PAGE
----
The US federal appeals court panel that ordered a new trial for the Cuban Five in August 2005 concluded that extensive pre-trial publicity and publicity during the trial, coupled with prosecutorial misconduct, created a “perfect storm” of gale-force unfairness against the defendants.

President George W. Bush’s administration demanded a rehearing on that new trial grant and won a reversal in an August 2006 ruling that found insufficient evidence that news articles ‘impaired’ the right to an impartial jury.

The U.S. Supreme Court rejected an appeal from the Five.

Ironically the same federal prosecutors who claimed “objective” news coverage didn’t rob the Cuban Five of their fair trial rights cited negative coverage in Miami when seeking to relocate the trial of a Hispanic federal agent who filed a race discrimination lawsuit against the federal government.

This astounding flip-flop by federal prosecutors regarding the prejudicial impact of news coverage came exactly one year after the Five’s conviction. Federal appellate judges found no fault with this flip-flop.

The Cuban Five, who were dispatched to the US to monitor the activities of anti-Cuban organizations in the US, enjoy hero status in their Caribbean island nation.

These men have support from governmental leaders of a wide array of nations including Argentina, Belgium, Mali, Panama, Russia and Sweden. These leaders see the Five’s imprisonment as persecution, noting that vindictive federal authorities are even denying wives of two Five members permission to visit their incarderated husbands.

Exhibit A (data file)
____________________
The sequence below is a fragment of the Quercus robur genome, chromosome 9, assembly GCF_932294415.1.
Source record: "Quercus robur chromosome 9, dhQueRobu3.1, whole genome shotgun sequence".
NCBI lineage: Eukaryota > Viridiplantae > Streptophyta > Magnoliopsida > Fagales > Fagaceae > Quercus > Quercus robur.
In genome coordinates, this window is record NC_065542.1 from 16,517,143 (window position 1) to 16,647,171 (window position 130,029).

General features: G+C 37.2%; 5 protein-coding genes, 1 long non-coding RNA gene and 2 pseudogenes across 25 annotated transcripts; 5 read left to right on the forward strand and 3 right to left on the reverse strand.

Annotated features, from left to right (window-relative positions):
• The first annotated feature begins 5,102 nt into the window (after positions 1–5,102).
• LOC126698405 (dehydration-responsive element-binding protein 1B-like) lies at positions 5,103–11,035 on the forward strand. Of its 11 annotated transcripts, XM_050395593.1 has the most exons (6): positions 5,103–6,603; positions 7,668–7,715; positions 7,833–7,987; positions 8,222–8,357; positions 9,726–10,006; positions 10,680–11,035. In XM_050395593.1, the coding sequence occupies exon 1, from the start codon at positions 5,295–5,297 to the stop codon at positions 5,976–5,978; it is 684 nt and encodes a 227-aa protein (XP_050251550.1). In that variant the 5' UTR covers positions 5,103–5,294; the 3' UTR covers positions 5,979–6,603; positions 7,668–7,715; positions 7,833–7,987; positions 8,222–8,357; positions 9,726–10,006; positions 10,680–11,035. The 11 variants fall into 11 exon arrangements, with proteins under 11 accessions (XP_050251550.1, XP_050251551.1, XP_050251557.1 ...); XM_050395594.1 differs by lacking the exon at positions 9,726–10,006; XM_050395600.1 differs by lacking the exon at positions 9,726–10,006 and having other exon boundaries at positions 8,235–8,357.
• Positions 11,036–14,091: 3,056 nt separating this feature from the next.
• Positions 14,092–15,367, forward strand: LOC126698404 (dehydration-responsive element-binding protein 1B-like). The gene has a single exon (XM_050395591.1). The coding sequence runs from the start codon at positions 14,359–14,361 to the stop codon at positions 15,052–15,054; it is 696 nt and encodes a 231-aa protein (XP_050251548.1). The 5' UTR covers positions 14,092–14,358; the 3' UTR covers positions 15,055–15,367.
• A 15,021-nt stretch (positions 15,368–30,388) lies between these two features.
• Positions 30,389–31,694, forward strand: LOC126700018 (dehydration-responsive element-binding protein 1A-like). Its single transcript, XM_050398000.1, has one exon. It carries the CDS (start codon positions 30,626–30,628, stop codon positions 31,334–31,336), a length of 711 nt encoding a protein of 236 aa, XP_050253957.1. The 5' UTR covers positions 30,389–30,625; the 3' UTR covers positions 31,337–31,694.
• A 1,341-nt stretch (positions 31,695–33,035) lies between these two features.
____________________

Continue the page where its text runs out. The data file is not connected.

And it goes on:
The five are: Antonio Guerrero; Fernando Gonzalez; Gerardo Hernandez; Ramon Labanino and Rene Gonzalez.

U.S. authorities consider the Cuban Five dangerous operatives inserted into the U.S. to undermine opponents of the Cuban government living in the U.S. and to spy on U.S. military installations and U.S. political and law enforcement activities.

The Five, however, say their U.S. mission sought to only prevent violence in Cuba by monitoring violent anti-Castro extremists in south Florida, some of whom were conducting terrorists attacks inside Cuba.

Curiously, the FBI arrested the Five in September 1998, three months after the Cuban government gave the FBI voluminous documentation on anti-Cuban government terrorists operating in south Florida, some of whom were openly engaged in paramilitary training.

“The Cuban government gave the FBI names, addresses, videos and documents. The FBI took the information, said they would get back to them but never did,” said Leonard Weinglass, the attorney handling appeals for the Cuban Five.